Accelerated long-term forgetting in transient epileptic amnesia: an acquisition or consolidation deficit?

Serge Hoefeijzers, Michaela Dewar, Sergio Della Sala, Adam Z J Zeman, Christopher Butler

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    49 Citations (Scopus)


    Accelerated Long-term Forgetting (ALF) is the rapid loss of newly acquired memories over days to weeks despite normal retention at standard (~30minute) intervals. It has recently been described in association with epilepsy, particularly the syndrome of Transient Epileptic Amnesia (TEA). The cognitive mechanisms underlying ALF remain uncertain, but disruption either of memory acquisition or consolidation processes has been postulated. To arbitrate between these accounts, we reanalysed data from an existing word-list recall data set to investigate whether ALF can be observed for words learned under precisely matched conditions in TEA patients and controls. We reanalysed the data of 24 patients with TEA and 24 matched healthy controls who learnt a 15-item word list to a learning criterion of 90% with a minimum of 5 learning trials. Free recall of the words was probed at delays of 30minutes and one week and three weeks after learning. In addition, a 'yes-no' recognition test was conducted after the three-week free recall. Forgetting rates across the first 30minute delay and the subsequent one week and three week delay were compared between patients and controls. To ensure that learning conditions were closely matched between patients and control participants, we excluded exceptionally fast (NTEA=1, Ncontrols=4) and slow (NTEA=6Ncontrols=2) learners. Furthermore, we analysed only words that were presented 5 or 6 times during learning and retrieved successfully on 4 or 5 occasions during learning. Recall performance on the last learning trial and 30minutes after acquisition were indistinguishable between TEA patients and controls. Over the delay interval of 30minutes to one week, however, accelerated forgetting of this newly learned verbal material was observed in TEA patients. This severe forgetting is also reflected in the three-week recognition test, where TEA patients performed significantly worse than controls. Moreover, whereas recall on the last learning trial correlated significantly with the 30minute delayed recall in both groups, recall on the last learning trial correlated significantly with one week and three week delayed recall only in the controls. In both groups, the three-week free recall performance correlated with the three-week recognition test. Patients with TEA demonstrate ALF even for verbal material that is learned under precisely matched conditions. These results are consistent with the hypothesis that ALF represents a disruption of memory consolidation rather than an acquisition deficit.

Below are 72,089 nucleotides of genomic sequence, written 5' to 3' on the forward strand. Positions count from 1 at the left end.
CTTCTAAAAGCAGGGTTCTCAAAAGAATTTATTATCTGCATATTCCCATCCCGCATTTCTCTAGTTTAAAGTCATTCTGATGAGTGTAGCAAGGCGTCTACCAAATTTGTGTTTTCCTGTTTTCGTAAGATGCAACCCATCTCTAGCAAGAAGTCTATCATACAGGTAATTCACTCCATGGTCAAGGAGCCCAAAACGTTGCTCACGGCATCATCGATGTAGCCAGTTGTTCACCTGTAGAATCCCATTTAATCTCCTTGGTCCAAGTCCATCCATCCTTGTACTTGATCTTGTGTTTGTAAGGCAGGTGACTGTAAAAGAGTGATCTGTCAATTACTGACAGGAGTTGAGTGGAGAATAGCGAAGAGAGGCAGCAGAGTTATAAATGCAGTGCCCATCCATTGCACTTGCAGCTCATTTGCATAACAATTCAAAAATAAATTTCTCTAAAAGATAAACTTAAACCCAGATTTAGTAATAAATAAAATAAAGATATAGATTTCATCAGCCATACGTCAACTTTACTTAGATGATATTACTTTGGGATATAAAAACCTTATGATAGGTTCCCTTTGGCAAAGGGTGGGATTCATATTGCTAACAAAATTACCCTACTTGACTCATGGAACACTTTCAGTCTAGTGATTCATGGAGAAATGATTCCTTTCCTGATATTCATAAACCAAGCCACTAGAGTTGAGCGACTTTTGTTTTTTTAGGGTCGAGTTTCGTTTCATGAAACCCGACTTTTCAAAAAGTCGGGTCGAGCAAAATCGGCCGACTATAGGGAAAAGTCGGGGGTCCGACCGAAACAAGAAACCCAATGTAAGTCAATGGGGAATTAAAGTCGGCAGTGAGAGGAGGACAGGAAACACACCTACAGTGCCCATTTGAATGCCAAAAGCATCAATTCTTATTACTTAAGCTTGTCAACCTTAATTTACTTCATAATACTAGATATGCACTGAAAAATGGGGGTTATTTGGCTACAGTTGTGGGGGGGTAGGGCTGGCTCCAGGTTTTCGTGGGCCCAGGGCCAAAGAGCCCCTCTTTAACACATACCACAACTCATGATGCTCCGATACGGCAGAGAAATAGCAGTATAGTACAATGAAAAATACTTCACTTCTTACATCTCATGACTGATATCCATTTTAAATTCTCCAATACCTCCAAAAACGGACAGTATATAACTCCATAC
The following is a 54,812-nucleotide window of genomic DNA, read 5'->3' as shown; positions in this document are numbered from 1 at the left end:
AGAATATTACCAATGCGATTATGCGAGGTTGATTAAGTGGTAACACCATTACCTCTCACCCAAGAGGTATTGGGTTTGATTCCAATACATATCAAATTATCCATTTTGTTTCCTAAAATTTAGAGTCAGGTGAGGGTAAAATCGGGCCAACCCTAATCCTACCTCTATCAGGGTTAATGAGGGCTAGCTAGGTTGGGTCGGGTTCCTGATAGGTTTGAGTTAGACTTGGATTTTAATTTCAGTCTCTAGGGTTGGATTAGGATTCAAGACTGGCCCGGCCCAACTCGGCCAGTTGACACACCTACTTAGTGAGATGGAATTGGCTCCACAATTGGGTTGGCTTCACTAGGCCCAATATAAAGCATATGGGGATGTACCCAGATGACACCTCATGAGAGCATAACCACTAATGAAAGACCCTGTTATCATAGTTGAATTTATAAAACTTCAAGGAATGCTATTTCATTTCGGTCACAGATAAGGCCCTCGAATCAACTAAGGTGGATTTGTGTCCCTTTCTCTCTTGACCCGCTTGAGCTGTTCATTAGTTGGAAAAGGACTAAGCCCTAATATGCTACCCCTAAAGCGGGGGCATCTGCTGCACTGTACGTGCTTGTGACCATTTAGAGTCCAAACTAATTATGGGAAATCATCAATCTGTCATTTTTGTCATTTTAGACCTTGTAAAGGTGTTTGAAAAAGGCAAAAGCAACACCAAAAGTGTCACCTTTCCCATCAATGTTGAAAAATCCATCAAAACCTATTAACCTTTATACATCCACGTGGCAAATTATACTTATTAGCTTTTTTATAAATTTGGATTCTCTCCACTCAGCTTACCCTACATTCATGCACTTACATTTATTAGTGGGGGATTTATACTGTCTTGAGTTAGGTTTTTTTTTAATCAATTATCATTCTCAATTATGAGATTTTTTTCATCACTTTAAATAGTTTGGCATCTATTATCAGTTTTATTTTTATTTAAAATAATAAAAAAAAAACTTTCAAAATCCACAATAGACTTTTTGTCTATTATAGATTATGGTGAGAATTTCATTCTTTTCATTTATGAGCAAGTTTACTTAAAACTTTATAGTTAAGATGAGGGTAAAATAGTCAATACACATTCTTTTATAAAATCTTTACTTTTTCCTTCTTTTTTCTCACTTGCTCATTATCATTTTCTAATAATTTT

Original languageEnglish
    Pages (from-to)1549-1555
    Number of pages7
    Issue number8
    Publication statusPublished - Jul 2013


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